3 in Tiffin board contest

Area school board races packed

Four people are vying for three seats on Tiffin City Board of Education.

Candidates on the Nov. 7 ballot for the Tiffin board are three current members — Chris Widman, Jeffery Hoyda and Randall Schwartz — and Victor Perez, who would be serving the board for the first time if elected.

Widman is to complete his third term this year, having been off for two terms.

“We have had some good moments going forward,” he said.

One of the primary reasons he has decided to run for another term is due to the hiring of Superintendent Gary Barber, whom Widman said he wanted to continue to support.

“It is just the right thing to do,” he said. “(Barber) has done a nice job bringing people together. All stakeholders, including the students, parents, teachers and leadership.”

Widman said another reason to run is that the school system is an important part of the community and needs to be strong.

“The school system needs committed individuals willing to serve on the board,” he said. “I felt responsible to run for the board and assist the system. To pay it forward.”

Widman said, if re-elected, he hopes to continue the handful of priorities they have been able to attain the past four years.

Having 16-years of experience within the community is not the only reason to be considered, Widman said, but he said he has done a “nice job” evaluating the opportunities and asking the right questions.

Hoyda has described his time on the board as “interesting.”

Hoyda is seeking another term to continue making improvements within the district and improving those that already have been improved.

For example, Hoyda said teachers have been coming together in a more “cohesive unit” and have been given more guidance and a vision to see what they can do and how to do it.

“There is still work to be done,” he said.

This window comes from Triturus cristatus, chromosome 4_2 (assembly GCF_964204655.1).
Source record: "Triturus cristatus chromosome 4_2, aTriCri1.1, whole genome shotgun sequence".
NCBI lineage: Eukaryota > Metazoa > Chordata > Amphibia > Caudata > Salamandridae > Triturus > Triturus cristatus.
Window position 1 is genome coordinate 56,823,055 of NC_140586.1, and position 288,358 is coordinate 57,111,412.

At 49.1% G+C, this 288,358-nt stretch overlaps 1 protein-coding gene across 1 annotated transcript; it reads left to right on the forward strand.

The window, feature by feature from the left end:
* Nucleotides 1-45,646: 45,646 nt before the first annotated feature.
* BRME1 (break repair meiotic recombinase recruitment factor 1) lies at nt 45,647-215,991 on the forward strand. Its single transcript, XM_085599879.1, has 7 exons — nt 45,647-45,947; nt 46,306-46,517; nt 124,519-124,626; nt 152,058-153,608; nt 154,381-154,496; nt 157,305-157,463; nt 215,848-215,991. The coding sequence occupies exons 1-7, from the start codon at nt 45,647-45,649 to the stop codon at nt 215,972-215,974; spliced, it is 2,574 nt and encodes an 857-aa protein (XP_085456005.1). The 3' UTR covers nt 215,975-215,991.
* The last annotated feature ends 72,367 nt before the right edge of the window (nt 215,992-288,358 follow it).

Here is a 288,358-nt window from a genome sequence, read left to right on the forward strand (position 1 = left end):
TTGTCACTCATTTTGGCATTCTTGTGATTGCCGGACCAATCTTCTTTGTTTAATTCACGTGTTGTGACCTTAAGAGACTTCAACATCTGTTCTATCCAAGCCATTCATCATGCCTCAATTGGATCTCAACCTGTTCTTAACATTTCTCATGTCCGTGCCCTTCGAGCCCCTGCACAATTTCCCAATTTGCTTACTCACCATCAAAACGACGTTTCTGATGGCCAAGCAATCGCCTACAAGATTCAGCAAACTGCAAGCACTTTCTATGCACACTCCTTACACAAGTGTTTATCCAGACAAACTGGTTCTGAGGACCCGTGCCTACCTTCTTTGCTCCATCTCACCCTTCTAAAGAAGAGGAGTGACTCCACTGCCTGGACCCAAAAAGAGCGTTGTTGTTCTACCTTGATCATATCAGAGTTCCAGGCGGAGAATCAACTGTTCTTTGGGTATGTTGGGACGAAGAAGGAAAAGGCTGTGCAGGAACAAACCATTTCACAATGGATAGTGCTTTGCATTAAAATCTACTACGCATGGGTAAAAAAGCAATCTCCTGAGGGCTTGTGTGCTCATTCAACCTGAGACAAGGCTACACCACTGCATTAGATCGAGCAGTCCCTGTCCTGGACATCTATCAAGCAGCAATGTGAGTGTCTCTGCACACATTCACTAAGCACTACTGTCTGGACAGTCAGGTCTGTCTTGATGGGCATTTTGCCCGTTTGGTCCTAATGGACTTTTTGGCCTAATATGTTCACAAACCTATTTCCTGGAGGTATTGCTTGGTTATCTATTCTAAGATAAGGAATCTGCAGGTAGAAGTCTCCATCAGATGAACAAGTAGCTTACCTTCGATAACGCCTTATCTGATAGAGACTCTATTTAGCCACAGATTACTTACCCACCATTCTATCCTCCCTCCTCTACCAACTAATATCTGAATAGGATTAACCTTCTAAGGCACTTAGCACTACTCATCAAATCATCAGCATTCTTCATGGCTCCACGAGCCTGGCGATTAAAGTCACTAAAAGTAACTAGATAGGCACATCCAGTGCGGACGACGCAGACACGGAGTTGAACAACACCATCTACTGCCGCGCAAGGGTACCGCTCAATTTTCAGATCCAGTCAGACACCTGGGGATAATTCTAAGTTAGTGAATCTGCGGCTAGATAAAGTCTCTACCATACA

Hoyda said they hope to continue to work on the school’s state report card and to prepare students for the future.

“Even if we get all A’s on the report card, but not 100-percent, then there is still room for improvement,” he said.

One focus for Hoyda is to better prepare students going to college, those who are not going to college or who are entering the workforce or military.

“I want students to know they don’t have to go to college to be successful,” Hoyda said. “Students have to know what is out there.”

Hoyda said it isn’t just the students he wants to prepare, but the parents as well.

“I want to teach the parents to understand there is a variety out there and with variety it keeps the community better and the county better,” he said.

One accomplishment Hoyda is most proud of is rebuilding a working relationship with the local North Central Ohio Educational Service Center and other school districts.

To the voters, Hoyda said if they are happy with the direction the district is going, then “he’s your guy,” but if they’re not happy, “then he’s not your guy.”

Schwartz himself said his term was “rough at first,” but they were able to work through the issues they had, for example, the opening of the preschool.

“I felt it was a good decision at the time with the information we had,” he said. “And we have a great preschool now.”

Another issue Schwartz explained is with the district’s curriculum and making sure it is aligned with the state standards and that students are learning what they are supposed to. Schwartz said they are addressing the issues by utilizing the curriculum audit conducted by the NCOESC.

Along with Widman, Schwartz said one of the reasons he has planned to run for another term is to continue to support Barber.

“He has made a great start,” he said.

Along with the preschool, Schwartz said the district continuing to maintain the building is an accomplishment he is proud of.

“Our decisions are made with the best interest of the kids,” Schwartz said. “I feel I still have something to give. I bring a level-headed approach and attitude to the board.”

Perez said he decided to pursue a seat on the school board because he has a third- and fifth-grader in the district.

“I’ve always been an active member in the community, it is what my family does,” Perez said. “It is my way to give back.”

Perez’s focus is to bring forth what the main, long-term plan is for the district to the public. Such as, if the district is going to build a new building.

“That is something the public needs to know,” he said.

Another focus for Perez is meeting the needs of behavioral needs students and holding the district and administration accountable.

One change Perez would like to make is to hire an in-district social worker and resource officer.

“I want to be the voice of the parents and to make sure taxpayers are getting a return on their investment,” he said.

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